One can't help noticing that vodka is a big factor.  Vodka was pushed especially hard at the people with direct access to the disaster -- "It will counteract the effects of the radiation" -- and a lot of people in Voices from Chernobyl describe escaping the call to think independently through serial inebriation. "If we weren't drinking like crazy every night, I doubt we'd have been able to take it." (p. 157)

Detail: "Chernobyl. Last Day of Pripyat"
(See full work and additional close-ups.)
Of course, people were dazzled with incentive pay, too. "[P]eople talked more about the rubles than the radiation." (p. 205)

(In the West, of course, we obtain our inebriation from a more varied buffet of intoxicants and inducements, but the resulting paralysis is the same . . . . )

Another big factor was the need to belong.  Over and over, people in Voices from Chernobyl refer to their "Party card." "That evening on the way back to Minsk on the institute bus we rode for half an hour in silence, or talking of other things. Everyone was afraid to talk about what happened. Everyone had his Party card in his pocket." (p. 178) It took me a while, but I began to understand that the need to continue being part of the system, to not be shunned, was so strong that people couldn't really bring themselves to contemplate going against the mainstream.

(Is it so different in our society? You don't have to have a Party card in your wallet to feel the gnawing sense that "people will turn their backs on me if I'm difficult" . . . . )

The converse of this, of course, was the medals and certificates handed out for "heroic service" in the cleanup.

Do we need a radical re-examination of our material culture simply to assure that our minds can truly be free to see (and communicate!) a clear path to a healthy future?


In order that the truth be told . . .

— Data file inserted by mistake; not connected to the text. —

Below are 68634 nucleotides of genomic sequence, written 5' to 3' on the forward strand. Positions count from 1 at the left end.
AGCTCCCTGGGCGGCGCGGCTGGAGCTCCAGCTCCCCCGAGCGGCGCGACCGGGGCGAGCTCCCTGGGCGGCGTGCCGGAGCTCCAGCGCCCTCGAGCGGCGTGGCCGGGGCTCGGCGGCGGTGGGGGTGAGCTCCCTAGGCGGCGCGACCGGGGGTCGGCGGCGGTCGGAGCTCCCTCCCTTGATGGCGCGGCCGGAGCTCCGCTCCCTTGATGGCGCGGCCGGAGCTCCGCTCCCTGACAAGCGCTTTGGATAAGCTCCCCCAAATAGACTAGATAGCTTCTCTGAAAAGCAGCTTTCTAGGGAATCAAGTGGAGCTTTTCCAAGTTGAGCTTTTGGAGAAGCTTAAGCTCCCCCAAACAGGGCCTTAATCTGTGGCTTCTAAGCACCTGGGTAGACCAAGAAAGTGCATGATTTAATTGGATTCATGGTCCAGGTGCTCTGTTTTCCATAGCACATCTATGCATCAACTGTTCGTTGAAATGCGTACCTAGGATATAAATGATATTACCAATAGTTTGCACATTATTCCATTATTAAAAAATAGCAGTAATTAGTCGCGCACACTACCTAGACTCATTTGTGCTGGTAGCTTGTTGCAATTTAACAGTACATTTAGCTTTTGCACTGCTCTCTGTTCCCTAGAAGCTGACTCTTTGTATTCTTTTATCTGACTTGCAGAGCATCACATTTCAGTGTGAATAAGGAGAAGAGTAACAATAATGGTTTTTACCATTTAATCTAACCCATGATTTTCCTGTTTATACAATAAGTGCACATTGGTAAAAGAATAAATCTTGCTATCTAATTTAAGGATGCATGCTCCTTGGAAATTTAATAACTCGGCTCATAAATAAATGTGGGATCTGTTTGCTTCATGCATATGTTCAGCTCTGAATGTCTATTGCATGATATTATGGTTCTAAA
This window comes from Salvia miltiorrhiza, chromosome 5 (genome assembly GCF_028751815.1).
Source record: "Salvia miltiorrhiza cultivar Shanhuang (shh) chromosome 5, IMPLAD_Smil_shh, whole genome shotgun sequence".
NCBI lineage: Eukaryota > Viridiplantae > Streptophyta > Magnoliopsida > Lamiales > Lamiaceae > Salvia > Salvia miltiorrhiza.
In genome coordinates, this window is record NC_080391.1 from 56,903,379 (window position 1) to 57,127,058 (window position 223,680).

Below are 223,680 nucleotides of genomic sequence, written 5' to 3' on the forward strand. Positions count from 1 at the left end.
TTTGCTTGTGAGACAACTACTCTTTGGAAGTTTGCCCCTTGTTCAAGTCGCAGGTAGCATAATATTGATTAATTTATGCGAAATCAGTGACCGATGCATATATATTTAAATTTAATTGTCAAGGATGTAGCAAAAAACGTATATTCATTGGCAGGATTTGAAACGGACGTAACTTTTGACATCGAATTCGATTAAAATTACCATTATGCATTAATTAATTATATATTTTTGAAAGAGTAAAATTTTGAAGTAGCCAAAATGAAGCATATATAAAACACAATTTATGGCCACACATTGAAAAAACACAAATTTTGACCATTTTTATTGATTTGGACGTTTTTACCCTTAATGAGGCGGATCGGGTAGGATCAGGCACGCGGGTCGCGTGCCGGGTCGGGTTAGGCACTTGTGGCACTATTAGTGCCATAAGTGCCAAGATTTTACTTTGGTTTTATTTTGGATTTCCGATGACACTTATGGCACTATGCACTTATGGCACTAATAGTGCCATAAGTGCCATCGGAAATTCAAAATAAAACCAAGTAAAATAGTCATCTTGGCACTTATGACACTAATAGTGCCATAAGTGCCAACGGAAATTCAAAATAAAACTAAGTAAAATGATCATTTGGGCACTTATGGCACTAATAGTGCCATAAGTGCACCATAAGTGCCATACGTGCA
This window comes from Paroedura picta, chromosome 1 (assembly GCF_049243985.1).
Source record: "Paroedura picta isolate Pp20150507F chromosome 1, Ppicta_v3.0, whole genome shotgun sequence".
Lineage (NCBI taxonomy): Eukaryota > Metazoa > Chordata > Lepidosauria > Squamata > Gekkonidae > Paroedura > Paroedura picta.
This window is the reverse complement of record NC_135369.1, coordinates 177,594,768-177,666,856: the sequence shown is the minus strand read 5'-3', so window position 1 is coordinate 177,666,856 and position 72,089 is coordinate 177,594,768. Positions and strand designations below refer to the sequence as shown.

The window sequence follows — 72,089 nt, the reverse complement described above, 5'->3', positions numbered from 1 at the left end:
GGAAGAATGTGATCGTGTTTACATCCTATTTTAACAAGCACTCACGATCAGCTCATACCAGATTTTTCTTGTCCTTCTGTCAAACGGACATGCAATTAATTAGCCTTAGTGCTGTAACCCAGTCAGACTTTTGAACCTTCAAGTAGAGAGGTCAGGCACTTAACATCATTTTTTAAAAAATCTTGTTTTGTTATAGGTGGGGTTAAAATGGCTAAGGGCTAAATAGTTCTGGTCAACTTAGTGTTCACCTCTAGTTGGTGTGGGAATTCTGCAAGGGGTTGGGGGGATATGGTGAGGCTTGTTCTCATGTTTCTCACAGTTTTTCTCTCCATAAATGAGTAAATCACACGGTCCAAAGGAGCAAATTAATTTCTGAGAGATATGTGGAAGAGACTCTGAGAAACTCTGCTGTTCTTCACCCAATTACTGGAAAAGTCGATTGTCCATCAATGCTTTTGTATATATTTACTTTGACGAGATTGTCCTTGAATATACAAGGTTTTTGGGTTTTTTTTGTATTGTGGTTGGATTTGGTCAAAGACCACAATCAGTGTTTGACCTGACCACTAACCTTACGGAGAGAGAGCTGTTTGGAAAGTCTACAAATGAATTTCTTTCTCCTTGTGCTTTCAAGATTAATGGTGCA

from Chernobyl Children:
"On UN International Day of Persons with Disabilities
we think of those affected by the Chernobyl disaster."
Voices from Chernobyl
is itself a rock upon which to build a global effort to tell the truth about Chernobyl and the hibakusha of Belarus, Ukraine, and Russia.

The short film The Door dramatizes one of the accounts in Voices from Chernobyl. (The Door made me realize, "My city could become off-limits -- a ghost town -- if there was a nuclear accident here!")

The novel All That Is Solid Melts Into Air is a dramatic entry point into understanding the Chernobyl disaster. For one thing, it makes clear that, once radiation is released, it is a monumental (and nearly hopeless) task to contain it.

Some of the facts are being publicized by charities helping the survivors, such as Chernobyl Children International.

In fact, there is a continuing stream of video, images, and other information being shared via Twitter using the hashtag #Chernobyl.

The question is how to lift up the questions of Chernobyl into the larger #GlobalHibakusha discourse.


Some of the images shared on Twitter at the hashtag #Chernobyl.


Related posts

Upon returning from the World Nuclear Victims Forum in Hiroshima, I introduced 10 of the post prominent examples of "global hibakusha" about which I learned at the conference.

(See NUCLEAR RADIATION VICTIMS: 10 Dimensions of the #GlobalHibakusha Phenomenon)



 

Three factors have played a big part in Germany's decision to go 100% "zero nuclear" by 2022 has relied on : the threat posed by the big powers, soul-searching within a very "bourgeoise" society, and organizing.

(See GERMANY TURNS OFF NUCLEAR: The long road to freedom . . . . )









 

According to the Chicago-based Nuclear Energy Information Service, "Illinois is by far the most nuclear state in the United States . . . . Illinois was also home to the first commercial power reactor . . . one of the first commercial power reactors to close prematurely . . . . ComEd’s two large PWR reactors in Zion, IL also had to close prematurely . . . . We also have the first and only commercial storage facility for high level waste . . . Besides the 3 plants which closed prematurely, Illinois currently has eleven operating nukes – far more than any other state . . . etc. etc."

(See Chicago, IL: Zero Carbon AND Zero Nuclear! )








After removing a thin layer of soil from just the residential areas, the workers had produced acres of garbage bags full of contaminated soil.

(See Radioactive Waste: "What are you gonna do with it?" )







It can all happen very fast . . . . No one really knows ahead of time what will happen . . . . That's why it's so important for people to get together and talk.

(See The Lesson of Reykjavik: TALK About Nuclear Disarmament (You Never Know) )








"It's not enough to remember this just once a year; it's not enough that we make a single book -- Hiroshima -- required reading, and never go beyond that. There should be a whole canon that people study progressively, year by year, to grasp and retain the horror of this."

(See FIRE AND BLAST: A Curriculum that Confronts Nuclear Danger?)